Julie Burstein

Julie Burstein is a writer, radio host and producer who loves sitting in for Leonard Lopate. 

Julie Burstein is the creator and founding executive producer of Studio 360 with Kurt Andersen, which won a Peabody Award in 2004. For twenty-five years, Julie has developed, produced, and directed award-winning radio programs such as the nationally broadcast series AT&T Presents Carnegie Hall Tonight, Time Warner Presents The New York Philharmonic, LIVE!, and Riverwalk, Live from the Landing.

Julie is noted for her talents in developing engaging new entertainment programming, her skill at helping talent from other media become effective radio personalities, her leadership of creative teams, and for her on-air presence as a host of music and talk shows for both commercial and non-commercial radio. In addition to extensive experience developing and producing weekly series and documentary specials, Julie Burstein was the first arts reporter for WHYY-FM in Philadelphia.

Throughout her career, Julie Burstein has been dedicated to exploring and presenting a broad range of culture on radio. She has directed live jazz performances on Riverwalk: Live from the Landing, produced Mostly Meshugah! The Music and Comedy of Mickey Katz, hosted by Katz's son Joel Grey, and reported stories for public radio news and information programs on everything from the contemporary sculpture of Jonathan Borofsky to the art of making Easter Peeps and Bunnies.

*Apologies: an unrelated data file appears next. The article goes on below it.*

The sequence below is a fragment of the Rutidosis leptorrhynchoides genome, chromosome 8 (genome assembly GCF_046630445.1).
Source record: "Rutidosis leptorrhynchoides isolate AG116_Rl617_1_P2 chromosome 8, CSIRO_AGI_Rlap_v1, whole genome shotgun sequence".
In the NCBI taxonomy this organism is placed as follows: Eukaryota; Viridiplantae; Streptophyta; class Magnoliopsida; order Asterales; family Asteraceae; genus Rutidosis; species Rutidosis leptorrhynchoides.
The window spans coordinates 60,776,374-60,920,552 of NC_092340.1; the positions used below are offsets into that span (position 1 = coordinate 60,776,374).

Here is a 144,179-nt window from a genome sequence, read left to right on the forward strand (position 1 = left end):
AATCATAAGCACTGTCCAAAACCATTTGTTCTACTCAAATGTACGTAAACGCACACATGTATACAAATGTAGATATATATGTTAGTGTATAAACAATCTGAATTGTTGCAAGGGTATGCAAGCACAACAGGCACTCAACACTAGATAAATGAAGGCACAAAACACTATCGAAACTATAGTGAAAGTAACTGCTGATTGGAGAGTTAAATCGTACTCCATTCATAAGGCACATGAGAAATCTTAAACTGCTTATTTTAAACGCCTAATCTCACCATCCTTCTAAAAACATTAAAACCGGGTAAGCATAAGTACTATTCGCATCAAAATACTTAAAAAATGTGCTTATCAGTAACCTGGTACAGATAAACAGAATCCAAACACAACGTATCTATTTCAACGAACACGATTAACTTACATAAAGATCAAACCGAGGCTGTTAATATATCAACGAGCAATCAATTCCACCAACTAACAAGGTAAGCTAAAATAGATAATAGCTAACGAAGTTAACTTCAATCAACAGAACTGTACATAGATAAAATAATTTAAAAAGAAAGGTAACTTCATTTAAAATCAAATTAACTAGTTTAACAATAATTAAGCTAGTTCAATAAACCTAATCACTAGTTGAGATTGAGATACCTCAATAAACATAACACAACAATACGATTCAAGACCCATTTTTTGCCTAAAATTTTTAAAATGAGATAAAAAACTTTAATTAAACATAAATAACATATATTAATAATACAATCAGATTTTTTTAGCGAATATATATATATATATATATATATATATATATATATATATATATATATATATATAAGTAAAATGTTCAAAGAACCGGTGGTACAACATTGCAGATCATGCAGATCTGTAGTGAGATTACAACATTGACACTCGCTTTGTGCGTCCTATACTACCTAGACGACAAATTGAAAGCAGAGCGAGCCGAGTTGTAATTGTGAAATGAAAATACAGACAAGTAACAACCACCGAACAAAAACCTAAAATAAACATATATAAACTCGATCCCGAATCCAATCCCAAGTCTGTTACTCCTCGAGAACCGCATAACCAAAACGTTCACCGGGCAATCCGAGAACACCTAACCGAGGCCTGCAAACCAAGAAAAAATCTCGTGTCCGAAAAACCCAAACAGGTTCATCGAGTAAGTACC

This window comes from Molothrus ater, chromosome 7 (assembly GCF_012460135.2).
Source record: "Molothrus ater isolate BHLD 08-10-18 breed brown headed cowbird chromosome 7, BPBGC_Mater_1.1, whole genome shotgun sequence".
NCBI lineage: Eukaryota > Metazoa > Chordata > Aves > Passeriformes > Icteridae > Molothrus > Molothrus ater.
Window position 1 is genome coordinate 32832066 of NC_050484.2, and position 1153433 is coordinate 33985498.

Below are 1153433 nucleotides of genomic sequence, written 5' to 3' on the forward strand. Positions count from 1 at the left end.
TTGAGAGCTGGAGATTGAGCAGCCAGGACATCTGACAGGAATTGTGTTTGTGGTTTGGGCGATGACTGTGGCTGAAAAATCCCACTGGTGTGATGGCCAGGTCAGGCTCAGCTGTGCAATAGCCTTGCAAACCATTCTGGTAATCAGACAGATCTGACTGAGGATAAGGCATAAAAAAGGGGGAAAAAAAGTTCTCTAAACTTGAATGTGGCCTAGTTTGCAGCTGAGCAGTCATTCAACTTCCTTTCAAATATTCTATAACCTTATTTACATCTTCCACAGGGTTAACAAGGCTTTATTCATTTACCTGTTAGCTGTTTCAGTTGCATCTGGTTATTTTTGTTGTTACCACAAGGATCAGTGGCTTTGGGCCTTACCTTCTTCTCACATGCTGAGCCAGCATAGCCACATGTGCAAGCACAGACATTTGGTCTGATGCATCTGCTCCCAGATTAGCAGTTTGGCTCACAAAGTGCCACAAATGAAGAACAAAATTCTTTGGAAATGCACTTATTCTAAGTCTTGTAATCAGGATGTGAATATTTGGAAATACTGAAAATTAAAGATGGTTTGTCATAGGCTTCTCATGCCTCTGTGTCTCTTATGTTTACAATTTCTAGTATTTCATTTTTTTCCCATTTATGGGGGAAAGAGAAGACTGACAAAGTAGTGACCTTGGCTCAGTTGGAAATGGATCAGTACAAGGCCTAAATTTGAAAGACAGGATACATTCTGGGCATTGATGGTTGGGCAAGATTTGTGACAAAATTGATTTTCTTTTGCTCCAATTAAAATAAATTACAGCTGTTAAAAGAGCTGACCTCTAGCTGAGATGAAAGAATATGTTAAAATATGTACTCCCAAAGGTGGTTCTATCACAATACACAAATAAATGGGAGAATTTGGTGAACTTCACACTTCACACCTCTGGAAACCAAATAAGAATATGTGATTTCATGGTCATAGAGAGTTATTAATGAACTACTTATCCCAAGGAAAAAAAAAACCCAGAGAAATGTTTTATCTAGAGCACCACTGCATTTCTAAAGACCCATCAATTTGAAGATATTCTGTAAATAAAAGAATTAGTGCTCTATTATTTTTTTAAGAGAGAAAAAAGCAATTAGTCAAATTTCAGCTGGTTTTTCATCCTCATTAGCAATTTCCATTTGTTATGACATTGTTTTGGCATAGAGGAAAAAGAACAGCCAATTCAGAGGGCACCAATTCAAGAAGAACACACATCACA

Julie Burstein graduated cum laude from Wesleyan University and was the recipient of an Asian Cultural Council Arts Fellowship for study in Japan, 1988-1989. Her work has received numerous awards, including two Peabody Awards.

Julie Burstein appears in the following:

Reflections on Elgar's Cello Concerto

Sunday, September 11, 2011

There’s a doubleness to listening to Jacqueline du Pre play Edward Elgar’s Cello Concerto. The music is powerful, beginning with vivid chords from the cello, which continues with a mournful, downward melody that is greeted by the winds. Jackie, as everyone called her, said she loved the piece because she “felt it had such a wide range of expression, it went from terrible pathos to ridiculous fun and amusement.”  

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